“Everybody Is Confused”
An interview with Jordan’s King Abdullah about the chaos in Syria, and his view that the Arab Spring is a “disaster” for Israel.
A. Yes, we do. It is out of desperation and frustration that they are going to the U.N. I think part of the problem is that in the U.S., you have your other priorities.
Q. Like our elections?
A. Your elections. I think the administration would be very wary to step out front without guarantees on the Israeli-Palestinian process, which is a shame because it is desperately needed now. Some Israelis are saying the Arab Spring is a better thing for Israel. I think it is actually a worse thing.
Q. It is a disaster for Israel, isn’t it?
A. It is a disaster. You have seen what has happened in Egypt; you have seen Turkey. We are actually the last man standing with our relationship with Israel. That puts tremendous pressure on Jordan.
Q. The Israelis are worried the Egyptians will break the treaty.
A. That is a very, very strong possibility. If I were in Israel, I would be very concerned when I look at the regional map.
Q. Do you intend to support Jordan’s treaty with Israel?
A. We have a peace treaty with Israel and we will continue to do so because it helps both parties. We have shown this many times. And more importantly it allows us a strong seat of mediation between the Israelis and Palestinians vis à vis the peace process.
Q. A lot of Israelis think your recent statements have been hostile.
A. I don’t know if they are hostile. What I am saying is they are missing an opportunity here and I am very concerned. This is the most frustrated I have ever been about the peace process. I think a lot of us have come to the conclusion that this particular [Israeli] government is not interested in a two-state solution.
I always look at the glass half full and I’m looking at it half empty for the first time and so the words that are coming out of my mouth are more out of frustration and depression that I think the Israelis are missing a golden opportunity to solve their problem today as opposed to kicking it down the road, when I think the alternatives will be more limited.
Q. What did you think of Israel Prime Minister Benjamin Netanyahu’s deal with Hamas to release an Israeli soldier? How does it affect the region?
A. It is politics at the end of the day. The Shalit deal has been on and off the table with consecutive Israeli governments.
Q. It was strange for Israel to be negotiating with Hamas. Will there be an impact in the larger sense?
A. I think all of us have been asking each other: What is the Israeli government’s true intention right now? Since I am not convinced there is an interest in a two-state solution, the question I am asking is: What is Plan B?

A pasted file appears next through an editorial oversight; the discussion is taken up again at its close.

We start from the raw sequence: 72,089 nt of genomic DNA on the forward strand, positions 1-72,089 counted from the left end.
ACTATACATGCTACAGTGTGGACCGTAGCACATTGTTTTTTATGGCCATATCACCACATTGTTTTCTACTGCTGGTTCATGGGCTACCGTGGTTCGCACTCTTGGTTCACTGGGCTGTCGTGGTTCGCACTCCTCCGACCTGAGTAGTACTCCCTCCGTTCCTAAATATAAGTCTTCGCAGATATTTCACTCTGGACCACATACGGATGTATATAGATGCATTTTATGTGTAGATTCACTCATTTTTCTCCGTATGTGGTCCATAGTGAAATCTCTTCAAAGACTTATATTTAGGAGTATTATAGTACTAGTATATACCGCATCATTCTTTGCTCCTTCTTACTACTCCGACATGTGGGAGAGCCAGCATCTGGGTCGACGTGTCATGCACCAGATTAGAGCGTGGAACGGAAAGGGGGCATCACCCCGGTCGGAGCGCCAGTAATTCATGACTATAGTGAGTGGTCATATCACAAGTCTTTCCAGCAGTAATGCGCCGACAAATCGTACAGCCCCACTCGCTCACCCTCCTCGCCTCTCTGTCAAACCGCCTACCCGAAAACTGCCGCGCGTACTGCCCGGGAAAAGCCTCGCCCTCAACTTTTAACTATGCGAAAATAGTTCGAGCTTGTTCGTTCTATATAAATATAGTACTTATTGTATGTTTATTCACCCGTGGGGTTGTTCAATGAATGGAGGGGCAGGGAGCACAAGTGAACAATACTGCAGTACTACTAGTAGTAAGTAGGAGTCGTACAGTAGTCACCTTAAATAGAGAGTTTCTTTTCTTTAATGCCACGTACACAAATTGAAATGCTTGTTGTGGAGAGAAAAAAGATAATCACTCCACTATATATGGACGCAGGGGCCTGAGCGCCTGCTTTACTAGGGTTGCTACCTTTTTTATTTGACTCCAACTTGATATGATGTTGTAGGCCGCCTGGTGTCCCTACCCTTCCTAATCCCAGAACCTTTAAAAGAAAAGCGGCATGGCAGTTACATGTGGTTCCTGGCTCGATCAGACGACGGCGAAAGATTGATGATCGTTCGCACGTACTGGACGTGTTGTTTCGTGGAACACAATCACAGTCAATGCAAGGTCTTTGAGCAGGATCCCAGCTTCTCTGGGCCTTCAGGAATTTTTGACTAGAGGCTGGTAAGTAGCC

Q. You just appointed a new prime minister.
A. Yes, for the past six months we have listened to what people want: constitutional changes, new election laws, an independent commission, a constitutional court, etc. There are a total of 30 laws and amendments that we have to ratify just to get to national elections next year. The new prime minister, Awn Shawkat Al-Khasawneh, has got an impeccable record. He is the ideal person to get us to national elections as quickly as possible.
Q. If you look five years down the line, do you see yourself relinquishing some power to the parliament?
A. Probably sooner. We haven’t shut any doors on relinquishing power. My mission is as quickly as possible to get Jordan to have a prime minister elected from a political party. …We need to create new political parties based on programs. If we have elections next year, we will have a new parliament but we won’t have political parties.
Q. You will still appoint the Senate?
A. There are two options. If there is a new parliament next year, do I look at blocs inside the new parliament and pick a strong bloc and say OK, you pick a new government? Or do I give the new political parties the next four years of parliament to establish [themselves] so that five years from now you have an elected government? I think five years is too long.
I think we are facing the same challenges as everyone in the West. The Arab Spring didn’t start because of politics; it started because of economics—poverty and unemployment. You cannot move political reform without economic reform.
Q. Once you have people rioting in the streets, how do you get foreign direct investment?
A. That’s the problem. That’s the challenge we have here. What keeps me up at night is not political reform because I am clear on where we are going. What keeps me up at night is the economic situation because if people are going to get back on the streets, it is because of economic challenges, not political.
Q. But you made a deal with the Saudis?
A. The Saudis have come through very strongly this year but our oil bill is something like 40 percent of the budget because we are an importer.
Q. And that is because you are having problems getting natural gas from Egypt?
A. We are having problems because the gas pipeline keeps getting blown up in Egypt and because of the price of oil.
Q. There are reports that over the next five years if you join the GCC [Gulf Cooperation Council], you will receive additional aid.
Lally Weymouth is a senior associate editor of the Washington Post.